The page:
Workforce advocates host first ever Employer Reentry Forum

Last week, Arizona Correctional Industries, ARIZONA@WORK, the Arizona Department of Corrections, the Arizona Department of Economic Security and the Arizona Commerce Authority collaboratively hosted the first Employer Reentry Forum. The forum brought correctional programs, employers and former inmates together to expose more of the state’s job creators to what they deem “Arizona’s largest untapped workforce solution.”

According to Charles Ryan, director of the Arizona Department of Corrections, Arizona’s recidivism rate of around 40 percent is well below the national average of around 60 percent, but there is clearly work to be done.

The event put on display various programs that employ, educate and empower incarcerated individuals to get a job upon release, which drastically reduces the likelihood that they will end up back in the prison system. Deputy Director of the Arizona Department of Homeland Security and Public Safety Advisor to the governor Tim Roemer detailed how important it is that the business community participate in its capacity to help reduce recidivism.

“Employers can provide a real second chance to those who’ve paid their debt to society,” said Romer. “It makes our communities safer, it’s a better deal for our taxpayers and it is the right thing to do.”

Across the state, prisons and jails are implementing programs in attempts to ensure that inmates are employable after release. These tactics include staffing more substance abuse counselors, reentry centers, second chance centers, the post-release fire crew and more. Additionally, an executive order issued by Governor Ducey, known as the “Second Chance Box,” expands job opportunities for individuals who served time by moving questions related to an applicant’s criminal record until after initial interviews. This practice has now been adopted by all state agencies as well as Maricopa County agencies, offering fair consideration to those individuals.

The event highlighted programs like Arizona Correctional Industries (ACI), which employs 2,000 inmates daily, utilizing them for call center teams, construction, printing, wild horse training, carpentry and more.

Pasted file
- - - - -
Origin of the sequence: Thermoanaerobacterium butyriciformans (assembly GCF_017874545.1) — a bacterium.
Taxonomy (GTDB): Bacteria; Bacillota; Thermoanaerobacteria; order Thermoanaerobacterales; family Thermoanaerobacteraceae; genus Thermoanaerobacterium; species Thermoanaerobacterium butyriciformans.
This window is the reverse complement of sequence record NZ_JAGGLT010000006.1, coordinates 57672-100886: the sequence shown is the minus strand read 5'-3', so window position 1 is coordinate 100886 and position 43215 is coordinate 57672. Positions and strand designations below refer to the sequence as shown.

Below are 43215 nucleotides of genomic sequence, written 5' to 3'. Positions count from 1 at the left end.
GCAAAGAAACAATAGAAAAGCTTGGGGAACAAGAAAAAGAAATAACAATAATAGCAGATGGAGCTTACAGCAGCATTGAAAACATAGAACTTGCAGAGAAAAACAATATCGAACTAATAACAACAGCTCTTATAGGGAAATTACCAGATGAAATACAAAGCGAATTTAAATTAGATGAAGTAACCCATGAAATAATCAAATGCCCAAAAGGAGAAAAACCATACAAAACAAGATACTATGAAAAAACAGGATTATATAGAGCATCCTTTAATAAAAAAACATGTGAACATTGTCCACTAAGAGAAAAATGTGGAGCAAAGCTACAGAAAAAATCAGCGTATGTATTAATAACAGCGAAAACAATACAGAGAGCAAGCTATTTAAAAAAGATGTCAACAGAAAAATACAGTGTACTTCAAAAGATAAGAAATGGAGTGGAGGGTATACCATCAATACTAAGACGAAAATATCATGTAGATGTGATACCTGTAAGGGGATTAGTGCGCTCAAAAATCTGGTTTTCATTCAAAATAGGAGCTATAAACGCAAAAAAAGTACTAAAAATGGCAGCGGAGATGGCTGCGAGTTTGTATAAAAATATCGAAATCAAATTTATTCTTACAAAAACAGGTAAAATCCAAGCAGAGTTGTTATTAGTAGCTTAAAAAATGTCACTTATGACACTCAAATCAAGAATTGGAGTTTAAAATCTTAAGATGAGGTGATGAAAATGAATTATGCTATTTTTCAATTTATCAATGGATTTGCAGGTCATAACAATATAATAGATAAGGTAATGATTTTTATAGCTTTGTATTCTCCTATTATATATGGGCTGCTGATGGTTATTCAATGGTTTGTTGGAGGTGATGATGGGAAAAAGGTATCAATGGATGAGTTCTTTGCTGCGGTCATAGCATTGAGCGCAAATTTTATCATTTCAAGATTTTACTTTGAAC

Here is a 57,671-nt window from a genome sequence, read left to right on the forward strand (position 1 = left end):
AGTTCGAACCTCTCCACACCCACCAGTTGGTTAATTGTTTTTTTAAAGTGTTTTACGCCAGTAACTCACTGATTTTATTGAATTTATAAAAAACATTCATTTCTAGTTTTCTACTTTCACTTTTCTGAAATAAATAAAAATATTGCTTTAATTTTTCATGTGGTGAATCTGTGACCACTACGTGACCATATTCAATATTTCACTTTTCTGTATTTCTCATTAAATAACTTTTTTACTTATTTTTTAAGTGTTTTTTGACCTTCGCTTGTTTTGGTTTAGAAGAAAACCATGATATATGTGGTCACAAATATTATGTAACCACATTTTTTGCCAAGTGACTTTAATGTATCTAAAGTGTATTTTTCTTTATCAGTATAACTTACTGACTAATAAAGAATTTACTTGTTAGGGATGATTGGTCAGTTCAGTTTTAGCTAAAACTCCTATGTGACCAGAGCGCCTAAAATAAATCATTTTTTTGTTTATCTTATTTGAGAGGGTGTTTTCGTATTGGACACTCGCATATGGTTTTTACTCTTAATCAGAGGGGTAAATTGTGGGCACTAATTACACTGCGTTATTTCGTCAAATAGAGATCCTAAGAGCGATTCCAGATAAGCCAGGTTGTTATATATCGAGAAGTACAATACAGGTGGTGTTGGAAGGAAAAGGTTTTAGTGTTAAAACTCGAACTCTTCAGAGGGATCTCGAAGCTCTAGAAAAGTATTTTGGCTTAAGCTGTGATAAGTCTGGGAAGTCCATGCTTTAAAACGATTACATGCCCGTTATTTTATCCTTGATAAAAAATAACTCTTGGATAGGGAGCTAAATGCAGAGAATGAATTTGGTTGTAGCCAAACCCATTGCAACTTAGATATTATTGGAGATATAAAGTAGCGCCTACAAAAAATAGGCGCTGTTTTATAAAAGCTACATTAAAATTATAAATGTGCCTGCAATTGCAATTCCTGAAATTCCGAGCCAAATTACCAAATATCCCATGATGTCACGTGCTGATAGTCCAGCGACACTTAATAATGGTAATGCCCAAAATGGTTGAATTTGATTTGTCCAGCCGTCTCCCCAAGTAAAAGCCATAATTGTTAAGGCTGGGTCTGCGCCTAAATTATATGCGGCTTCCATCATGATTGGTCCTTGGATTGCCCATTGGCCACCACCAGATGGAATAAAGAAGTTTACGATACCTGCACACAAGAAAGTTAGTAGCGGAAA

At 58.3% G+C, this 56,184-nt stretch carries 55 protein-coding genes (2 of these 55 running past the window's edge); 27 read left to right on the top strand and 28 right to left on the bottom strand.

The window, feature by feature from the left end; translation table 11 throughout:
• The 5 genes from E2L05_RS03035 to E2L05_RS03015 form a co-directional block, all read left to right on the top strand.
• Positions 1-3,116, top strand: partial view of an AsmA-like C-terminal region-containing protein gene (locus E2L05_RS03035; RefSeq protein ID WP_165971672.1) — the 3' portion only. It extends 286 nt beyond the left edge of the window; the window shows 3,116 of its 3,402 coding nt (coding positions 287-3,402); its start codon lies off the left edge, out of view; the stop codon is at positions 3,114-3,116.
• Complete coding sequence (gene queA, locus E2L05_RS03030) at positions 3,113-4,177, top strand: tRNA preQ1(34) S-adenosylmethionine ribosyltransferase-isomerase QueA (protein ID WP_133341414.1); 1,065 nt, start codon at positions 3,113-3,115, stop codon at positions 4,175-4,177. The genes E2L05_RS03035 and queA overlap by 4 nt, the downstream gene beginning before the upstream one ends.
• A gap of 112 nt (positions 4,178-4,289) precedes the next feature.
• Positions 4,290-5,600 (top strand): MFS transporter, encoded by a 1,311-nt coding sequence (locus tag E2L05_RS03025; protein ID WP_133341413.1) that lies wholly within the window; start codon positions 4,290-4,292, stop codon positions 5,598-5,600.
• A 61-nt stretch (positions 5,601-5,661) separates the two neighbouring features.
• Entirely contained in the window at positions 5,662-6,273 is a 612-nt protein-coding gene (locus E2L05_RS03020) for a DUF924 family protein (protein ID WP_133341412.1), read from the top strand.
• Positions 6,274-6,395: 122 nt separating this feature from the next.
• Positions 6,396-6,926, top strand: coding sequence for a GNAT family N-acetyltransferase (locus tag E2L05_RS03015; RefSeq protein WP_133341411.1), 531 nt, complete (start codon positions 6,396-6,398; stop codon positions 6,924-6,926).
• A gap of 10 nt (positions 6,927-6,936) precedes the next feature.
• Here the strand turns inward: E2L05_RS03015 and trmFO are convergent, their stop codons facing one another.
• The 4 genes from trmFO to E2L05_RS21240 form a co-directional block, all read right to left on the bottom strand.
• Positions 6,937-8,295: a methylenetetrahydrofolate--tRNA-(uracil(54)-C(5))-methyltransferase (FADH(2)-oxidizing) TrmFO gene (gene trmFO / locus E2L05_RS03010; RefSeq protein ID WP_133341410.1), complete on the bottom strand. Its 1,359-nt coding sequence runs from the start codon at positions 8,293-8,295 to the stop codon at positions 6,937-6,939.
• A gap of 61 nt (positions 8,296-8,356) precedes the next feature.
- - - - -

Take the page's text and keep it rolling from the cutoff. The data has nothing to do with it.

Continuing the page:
“ACI provides labor for the private sector and also presents an opportunity to gain employees after the participants are released,” said Brian Radecki, general manager and CEO of ACI.

After participating in an ACI program, individuals are 31 percent less likely to return to prison, which amounted to a $5.5 million savings in 2017 alone.

The forum also included a panel of employers, representing Televerde, Trapp Technology, Home Builders Association of Central Arizona and Hickmans Family Farms, who utilize innovative workforce solutions to provide current and former inmates with employment and meet their labor demands. In addition, the forum was joined by a panel of former inmates who benefitted from such an opportunity or program.

Justin Benjamin, a former inmate who now works as a project support specialist for the Arizona Department of Corrections, described the opportunity that employers have to change individual lives and positively impact the state.

“When you give a person who’s been incarcerated a job, you’re part of that gateway that sets them free,” said Benjamin. “As the employer, you are the change that we all want to see. And you’re backing the investment that we make as a state and as corrections institutions…we’re all investing in these individuals’ lives.”

Ava Montoya

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